In 1976, Paul transferred to Toronto, retiring from IBM in 1992,
and is now an independent contractor and consultant, living in
Ontario. His son and daughter-in-law live in New York
City. In 2004 they spent several months in Beijing, and have
built a web site describing their experiences, called The Sino File.
While there, Paul's son also developed a prototype of a language
for developing reliable, scalable, distributed applications,
Paul's daughter, son-in-law and grandson also live in Ontario,
about 35 minutes' drive from his home.
Paul is now working full time on trying to spread the word about Flow-Based Programming, mostly using Java and C#, in between worrying about his chosen country (Canada), the planet, and the human species in general.
Paul is now taking a stab at writing a blog - it has really turned out to be more about politics (Canadian and global) and the environment (and the occasional medical update) than about Flow-Based Programming, but Paul may change his mind later! Paul uses LinkedIn to manage his professional contacts, and emits the occasional tweet - but at this point (early 2012) admits he hasn't yet found his Twitter "voice"!
Paul inherited a children's reference book dating from the
mid-1700s, that was owned by the above-mentioned John Smith's son,
also named John Smith, called "A Museum for Young Gentlemen and
Ladies - 15th Edition", which was apparently very popular in its
time. A copy of this was among a set of books that one Jane Barnes
was arrested and sentenced for stealing, in 1783. She was fined 1
shilling and imprisoned for six months in the house of correction.
This book was apparently never digitized, so Paul has now done
this, and the result can be found at A
Museum for Young Gentlemen and Ladies. It has also been
uploaded to Project
Gutenberg, where it is now available in HTML, epub and
Kindle formats. In case you were wondering, the "ſ", "ſ" -
"long s" - has only been preserved in the Table of Contents, so as
not to interfere with text searching.
During his time at IBM, Paul worked on database systems, programming languages, rapid prototyping, natural language support and text retrieval systems. During his long career with IBM he always felt that it is vital for the IT industry to find a better way to develop applications, and that it is even more important for applications to be built so that they are maintainable, to cope with changes in the business requirements and processing environment. Over the years he came to realize that none of the approaches currently in use in the industry have provided that necessary level of improvement, and that in fact there are fundamental reasons why this should be so.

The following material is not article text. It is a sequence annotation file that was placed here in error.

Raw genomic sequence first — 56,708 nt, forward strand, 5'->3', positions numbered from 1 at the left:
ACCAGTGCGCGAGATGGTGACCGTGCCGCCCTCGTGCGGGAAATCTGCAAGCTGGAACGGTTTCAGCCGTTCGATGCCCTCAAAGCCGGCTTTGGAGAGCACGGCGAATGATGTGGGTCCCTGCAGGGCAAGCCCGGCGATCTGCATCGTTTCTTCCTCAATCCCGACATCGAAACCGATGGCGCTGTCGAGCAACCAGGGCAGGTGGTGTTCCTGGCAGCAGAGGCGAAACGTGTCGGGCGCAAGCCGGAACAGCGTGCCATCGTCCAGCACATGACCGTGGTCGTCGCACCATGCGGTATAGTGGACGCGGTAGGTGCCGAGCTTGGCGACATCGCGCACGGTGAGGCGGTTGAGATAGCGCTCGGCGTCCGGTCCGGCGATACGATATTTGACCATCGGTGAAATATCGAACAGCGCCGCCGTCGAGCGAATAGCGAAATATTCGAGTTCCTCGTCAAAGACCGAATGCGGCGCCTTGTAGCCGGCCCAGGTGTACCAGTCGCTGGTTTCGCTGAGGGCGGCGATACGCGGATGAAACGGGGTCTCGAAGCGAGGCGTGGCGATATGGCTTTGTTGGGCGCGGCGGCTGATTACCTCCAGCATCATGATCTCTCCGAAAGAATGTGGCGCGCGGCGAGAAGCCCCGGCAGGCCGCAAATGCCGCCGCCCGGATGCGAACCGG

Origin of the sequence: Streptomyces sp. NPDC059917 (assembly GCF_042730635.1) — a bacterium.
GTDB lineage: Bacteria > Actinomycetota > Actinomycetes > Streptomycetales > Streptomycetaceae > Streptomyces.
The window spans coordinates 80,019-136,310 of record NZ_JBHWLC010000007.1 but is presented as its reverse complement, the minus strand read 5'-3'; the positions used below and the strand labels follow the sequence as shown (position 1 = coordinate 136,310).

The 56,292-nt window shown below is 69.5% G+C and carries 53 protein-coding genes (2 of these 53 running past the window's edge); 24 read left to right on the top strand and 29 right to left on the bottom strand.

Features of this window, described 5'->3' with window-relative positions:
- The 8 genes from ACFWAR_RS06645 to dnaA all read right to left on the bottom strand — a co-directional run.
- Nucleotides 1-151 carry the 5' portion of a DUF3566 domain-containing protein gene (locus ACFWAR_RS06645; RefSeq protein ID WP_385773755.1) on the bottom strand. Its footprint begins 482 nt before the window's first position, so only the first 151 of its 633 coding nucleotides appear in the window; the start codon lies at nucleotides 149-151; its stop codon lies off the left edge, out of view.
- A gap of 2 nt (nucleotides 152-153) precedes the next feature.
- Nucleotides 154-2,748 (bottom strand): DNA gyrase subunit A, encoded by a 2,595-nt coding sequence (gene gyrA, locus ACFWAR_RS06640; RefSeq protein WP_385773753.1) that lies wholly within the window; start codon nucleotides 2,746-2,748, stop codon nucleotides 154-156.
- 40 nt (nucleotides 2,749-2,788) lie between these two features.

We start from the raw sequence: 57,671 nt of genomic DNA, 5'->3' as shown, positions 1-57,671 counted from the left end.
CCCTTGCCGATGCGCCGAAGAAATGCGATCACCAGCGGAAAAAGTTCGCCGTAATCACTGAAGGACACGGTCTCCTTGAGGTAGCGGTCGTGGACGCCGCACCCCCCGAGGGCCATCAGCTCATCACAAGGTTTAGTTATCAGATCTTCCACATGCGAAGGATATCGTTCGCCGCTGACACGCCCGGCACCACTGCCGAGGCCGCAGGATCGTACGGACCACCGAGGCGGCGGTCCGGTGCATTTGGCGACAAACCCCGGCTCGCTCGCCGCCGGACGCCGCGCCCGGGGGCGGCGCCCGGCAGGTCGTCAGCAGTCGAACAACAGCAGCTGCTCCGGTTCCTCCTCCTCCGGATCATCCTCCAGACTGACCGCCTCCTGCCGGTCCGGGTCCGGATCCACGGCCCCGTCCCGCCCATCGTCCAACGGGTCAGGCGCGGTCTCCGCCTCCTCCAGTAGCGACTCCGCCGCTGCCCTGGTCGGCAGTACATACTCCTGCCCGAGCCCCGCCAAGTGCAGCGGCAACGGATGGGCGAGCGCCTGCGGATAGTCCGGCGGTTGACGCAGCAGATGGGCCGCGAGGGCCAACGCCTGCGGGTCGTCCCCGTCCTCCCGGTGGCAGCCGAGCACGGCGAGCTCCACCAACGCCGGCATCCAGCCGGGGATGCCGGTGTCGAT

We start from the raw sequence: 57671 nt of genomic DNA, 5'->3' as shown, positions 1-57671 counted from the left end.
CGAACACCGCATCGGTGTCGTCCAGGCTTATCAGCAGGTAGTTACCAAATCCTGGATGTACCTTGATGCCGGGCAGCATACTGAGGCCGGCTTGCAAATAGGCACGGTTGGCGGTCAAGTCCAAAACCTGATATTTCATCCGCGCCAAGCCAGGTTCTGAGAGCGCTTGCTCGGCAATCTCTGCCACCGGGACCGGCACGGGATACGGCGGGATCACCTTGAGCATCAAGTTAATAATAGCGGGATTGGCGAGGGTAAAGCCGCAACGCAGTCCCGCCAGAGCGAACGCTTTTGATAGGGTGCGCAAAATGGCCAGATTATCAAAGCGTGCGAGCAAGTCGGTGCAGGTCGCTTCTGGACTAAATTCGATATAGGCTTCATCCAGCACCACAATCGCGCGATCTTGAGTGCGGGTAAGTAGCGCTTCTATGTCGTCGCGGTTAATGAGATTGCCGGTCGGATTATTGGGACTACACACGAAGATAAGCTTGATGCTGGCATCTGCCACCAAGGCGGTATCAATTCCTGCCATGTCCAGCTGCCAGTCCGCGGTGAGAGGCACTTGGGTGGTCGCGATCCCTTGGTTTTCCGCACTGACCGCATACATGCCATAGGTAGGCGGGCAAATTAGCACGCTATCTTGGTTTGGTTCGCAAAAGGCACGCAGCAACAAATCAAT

Around 1970, he discovered what he and others have come to believe is an extremely significant technology for increasing programmer productivity and producing more robust, reusable and maintainable code. This new approach eventually came to be known as Flow-Based Programming and is described in his 1994 book, Flow-Based Programming: A New Approach to Application Development (see Publications below).
A new edition has just come out (2010), including information about the Java and C# implementations, as well as the diagramming tool (DrawFBP), several sections contributed by Mike Beckerle, CTO of Oco Inc., on their experience using FBP concepts on truly humongous amounts of data, plus a whole new chapter on software projects that have appeared in the last 15 years and either build on FBP, or have strong similarities to it.
It describes an approach to developing applications, not in terms of the old von Neumann paradigm, but based on the concept of multiple asynchronous processes communicating by means of data streams, which in some ways is even older! An application is viewed as a system of data streams being transformed by processes, rather than a single "dumb" actor doing one thing at a time until all the data is processed. This requires a paradigm shift which profoundly changes the way the developer has to look at applications, and, although this concept is similar to concepts current in the area of distributed and parallel systems, up until now it has not been recognized that it is also an extremely productive approach to improving programmer productivity and application maintainability.
Surprisingly, systems built this way actually perform better than those constructed using conventional techniques. Paul and his colleagues used this concept as the basis for a number of software packages, which are described in Paul's book. The Mech system, referred to above, uses an early version of these concepts which in fact has proven to be extremely robust, and has been in continuous use processing millions of transactions a day, for 30 years now (as of 2007) - large business systems are constantly changing, and the kind of modular structure that is central to Flow-Based Programming provides both the flexibility needed for this process to be successful over time, as well as a number of ways of tuning the system for optimum performance.
A later implementation, called DFDM, was developed by IBM Canada for the Japanese market, so that IBM could offer an IBM competitor to a number of home-grown Japanese dataflow products. It contains a number of powerful application development facilities, and also supports the Kanji character set. A number of licenses were sold in Japan.